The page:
October 19, 2011 7:22 PM   Subscribe

Help my friends plan a honeymoon in Australia.

Two friends are getting married and then heading off to Australia and New Zealand for a two-and-a-half week honeymoon. Unfortunately the chaos of wedding planning has prevented them from making any arrangements or plans beyond the purchasing of the airplane tickets from the U.S. (They haven't even figured out how or when they're getting to New Zealand from Australia, much less what they're going to do in either place.)

They arrive in Sydney in the middle of next month. I'm aware of this thread but they could use some Australia-specific information as well.

posted by gerryblog to Travel & Transportation around Australia (21 answers total) 5 users marked this as a favorite
It depends on what they like to do and how much money they want to spend. There are so many really amazing places to visit, it's hard to be general about it, but if they can, they maybe should head out to Uluru and experience that; the Blue Mountains west of Sydney are artsy (and touristy) and stunning; Byron Bay, in northern NSW is beautiful and alternative; south coast NSW is rugged and has penguins; Sydney itself is a fun city to explore with distinctive suburbs, great food and personality...
posted by thylacinthine at 7:49 PM on October 19, 2011

My suggestion is that they consider sticking to Australia. It's a huge country with tons to explore, and if they're only there for two and a half weeks, then a trip to New Zealand really eats into their time. If, however, they're set on NZ, then they should do only the south island (where they could easily spend three weeks). How will they be getting around? With limited time, they should consider renting a car in NZ. Highlights on the south island for me included hikes, skydiving, hiking up Ben Lomond, swimming with the dolphins in Kaikoura; there's a ton to do. MeMail me if you want more details about anything.

In Australia, some highlights include Cape Tribulation in Queensland, Kakadu and Ayers Rock in the Northern Territory, and the Great Ocean Road in Victoria, but you can't do it all in two and a half weeks, and it's a lot of flying - but worth it. Near Sydney, they should absolutely do a day trip to the Blue Mountains (Katoomba). In Sydney, I'd also recommend a ferry ride to Manly Beach for a few hours.
posted by Dasein at 7:50 PM on October 19, 2011

What are their tickets for? If they are flying out of Wellington then it isn't very helpful to recommend that they stay in Australia (which I would).
posted by jacalata at 7:52 PM on October 19, 2011

Their tickets are in and out of Sydney.
posted by gerryblog at 7:59 PM on October 19, 2011

I've lived in country for nine months now, and the coolest thing I've done is the Yellow Water Cruise in Kakadu. Would be a flight to Darwin and a drive out to Kakadu, but you get to see more native birds than you can imagine, and the crocs will swim right up to the boat. I'm not a huge fan of Darwin otherwise, but Yellow Water Cruise is worth it.
posted by GamblingBlues at 7:59 PM on October 19, 2011

Rough idea of things to do:

Fly into Sydney, head straight to Darling Harbour to view Opera House and Sydney Harbour Bridge, catch ferry over to Taronga Zoo. Coo at baby animals.

Head to Katoomba/Blue Mountains and visit the Three Sisters and go on the train down the mountain, walk back up the steps. Enjoy jelly legs.

Fly to Melbourne, tour the city, St Kilda, etc then either jump on a bus or hire car to enjoy Great Ocean Road and visit Phillip Island for the Fairy Penguins.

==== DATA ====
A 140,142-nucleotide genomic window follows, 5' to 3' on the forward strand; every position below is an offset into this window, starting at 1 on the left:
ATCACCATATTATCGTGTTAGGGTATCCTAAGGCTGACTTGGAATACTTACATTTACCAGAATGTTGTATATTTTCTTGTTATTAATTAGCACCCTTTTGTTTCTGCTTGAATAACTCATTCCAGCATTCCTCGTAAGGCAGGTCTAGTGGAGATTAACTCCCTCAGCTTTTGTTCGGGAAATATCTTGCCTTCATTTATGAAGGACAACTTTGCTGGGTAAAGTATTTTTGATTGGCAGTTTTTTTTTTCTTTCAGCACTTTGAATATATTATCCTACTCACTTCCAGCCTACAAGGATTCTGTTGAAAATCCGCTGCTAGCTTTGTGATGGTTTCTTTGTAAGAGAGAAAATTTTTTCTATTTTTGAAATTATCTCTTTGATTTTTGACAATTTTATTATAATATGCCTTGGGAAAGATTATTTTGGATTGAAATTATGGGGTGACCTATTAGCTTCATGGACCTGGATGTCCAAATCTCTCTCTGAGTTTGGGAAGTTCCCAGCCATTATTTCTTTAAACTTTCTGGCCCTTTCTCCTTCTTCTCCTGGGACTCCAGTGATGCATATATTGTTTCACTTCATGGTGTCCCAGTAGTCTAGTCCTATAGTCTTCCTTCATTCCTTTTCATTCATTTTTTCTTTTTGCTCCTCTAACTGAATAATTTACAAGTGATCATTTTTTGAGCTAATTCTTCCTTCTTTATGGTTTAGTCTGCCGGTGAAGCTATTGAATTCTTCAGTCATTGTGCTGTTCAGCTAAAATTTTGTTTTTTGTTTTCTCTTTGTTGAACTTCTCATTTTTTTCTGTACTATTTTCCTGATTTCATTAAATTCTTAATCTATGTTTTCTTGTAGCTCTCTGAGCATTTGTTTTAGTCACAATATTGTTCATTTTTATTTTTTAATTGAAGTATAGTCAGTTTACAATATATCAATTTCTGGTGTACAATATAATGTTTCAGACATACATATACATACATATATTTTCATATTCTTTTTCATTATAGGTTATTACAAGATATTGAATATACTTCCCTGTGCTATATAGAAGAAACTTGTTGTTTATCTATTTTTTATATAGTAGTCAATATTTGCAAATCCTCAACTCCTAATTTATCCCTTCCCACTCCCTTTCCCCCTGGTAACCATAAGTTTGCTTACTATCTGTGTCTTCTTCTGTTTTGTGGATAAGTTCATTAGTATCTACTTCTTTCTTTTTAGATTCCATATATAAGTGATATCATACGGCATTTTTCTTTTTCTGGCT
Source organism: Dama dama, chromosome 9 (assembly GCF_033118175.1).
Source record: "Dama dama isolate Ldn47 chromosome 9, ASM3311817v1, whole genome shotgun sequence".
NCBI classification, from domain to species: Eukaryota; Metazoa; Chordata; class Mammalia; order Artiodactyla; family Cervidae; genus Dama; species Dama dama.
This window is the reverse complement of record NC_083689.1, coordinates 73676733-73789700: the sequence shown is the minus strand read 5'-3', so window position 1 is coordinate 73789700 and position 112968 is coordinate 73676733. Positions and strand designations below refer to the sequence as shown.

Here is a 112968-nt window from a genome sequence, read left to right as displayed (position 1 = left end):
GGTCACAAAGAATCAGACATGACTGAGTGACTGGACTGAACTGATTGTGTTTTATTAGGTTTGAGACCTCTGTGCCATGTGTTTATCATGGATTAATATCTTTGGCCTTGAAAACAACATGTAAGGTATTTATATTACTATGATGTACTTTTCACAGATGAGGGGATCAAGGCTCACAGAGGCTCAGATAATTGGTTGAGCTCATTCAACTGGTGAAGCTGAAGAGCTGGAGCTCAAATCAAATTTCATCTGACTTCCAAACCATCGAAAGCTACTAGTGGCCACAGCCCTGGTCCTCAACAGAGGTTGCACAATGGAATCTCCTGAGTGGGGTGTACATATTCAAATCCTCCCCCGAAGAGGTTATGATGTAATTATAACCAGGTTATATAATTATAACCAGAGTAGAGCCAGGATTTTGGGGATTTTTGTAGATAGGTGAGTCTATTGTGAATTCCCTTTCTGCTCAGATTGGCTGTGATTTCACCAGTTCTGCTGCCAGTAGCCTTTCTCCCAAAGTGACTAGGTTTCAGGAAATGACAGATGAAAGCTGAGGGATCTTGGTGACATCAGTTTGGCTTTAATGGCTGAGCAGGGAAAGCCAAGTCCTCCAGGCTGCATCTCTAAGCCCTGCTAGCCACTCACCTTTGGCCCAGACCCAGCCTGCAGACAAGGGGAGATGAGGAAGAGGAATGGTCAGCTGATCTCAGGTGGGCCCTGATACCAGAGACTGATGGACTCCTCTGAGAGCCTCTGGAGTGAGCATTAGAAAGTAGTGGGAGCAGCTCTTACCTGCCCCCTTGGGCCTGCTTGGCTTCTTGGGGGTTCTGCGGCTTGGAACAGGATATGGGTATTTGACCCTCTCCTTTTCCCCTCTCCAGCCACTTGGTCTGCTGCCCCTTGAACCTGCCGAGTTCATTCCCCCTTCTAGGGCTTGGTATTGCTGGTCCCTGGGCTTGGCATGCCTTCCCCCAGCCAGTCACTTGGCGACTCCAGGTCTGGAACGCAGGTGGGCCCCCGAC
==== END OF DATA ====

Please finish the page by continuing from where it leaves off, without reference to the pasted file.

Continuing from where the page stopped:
Fly to Brisbane, hire a car and tour the city and up to Mt Cootha at night to enjoy the lights, take a tour or drive up to the Sunshine Coast and visit Australia Zoo and then go into Maleny/Montville and check out the crafts. Fly up to Whitsundays and tour Great Barrier Reef.

Fly back to Brisbane then out to Alice Springs and Uluru, marvel at giant rock and Olgas, visit the wildlife conservation and out to the canyon.

There is so much more but this is just some ideas and I can't help with NZ sorry.
posted by latch24 at 8:00 PM on October 19, 2011

What sort of information are you looking for? Places to see? Places to stay? Activities? Also, what kind of things are your friends into? Adventure sports? Food and wine? Art? Music?

Just off the top of my head, in Sydney, check out the Opera House, of course. And the Sydney Harbour Bridge. Taronga Zoo is pretty cool. Ferries are a great way to get to Darling Harbour, Manly, and the Zoo. The Rocks is a great place to wander. Don't forget Bondi. The Blue Mountains are gorgeous and there's a scenic railway at Katoomba.

Each state has its own tourism site: NSW, Victoria, Queensland, South Australia, Northern Territory, Tasmania, the Australian Capital Territory, and Western Australia.

For accomodation, look on
posted by t0astie at 8:07 PM on October 19, 2011

Nth'ing "that's not much time to see a lot of stuff". They really would be better off dropping the NZ idea (although if they'd not already booked tickets, I'd have suggested the opposite as NZ is gorgeous and well worth spending a month in).

latch24 has a good list, for such a short period of time you're not going to be able to do most of that stuff justice if you try to do it all. I'd probably skip the Brisbane/Sunshine Coast stuff (if you're doing Taronga you probably don't need Australia Zoo), and much as it's my home area it's not all that thrilling. Pretty, yes, but not amazingly more-so than the Whitsundays/FNQ.

Instead of the Whitsundays I might suggest doing Cairns and Port Douglas - do go diving from PD. Also, from Cairns they can do the Kuranda skyrail/scenic railway trip which is worthwhile, and will get them their fix of slightly-dodgy-craftmarket stuff.

If they do go the Whitsundays, DIVE. There's a lovely 3-night trip you can do on a tallship (Solway Lass) that is relaxing, not overly expensive, and well worth the effort.

Finally, if flights can be arranged it might be better to rejig the order of things -- for instance, Sydney - Melbourne - Alice Springs - (Queensland) - Sydney -- to minimise back-tracking.
posted by coriolisdave at 8:15 PM on October 19, 2011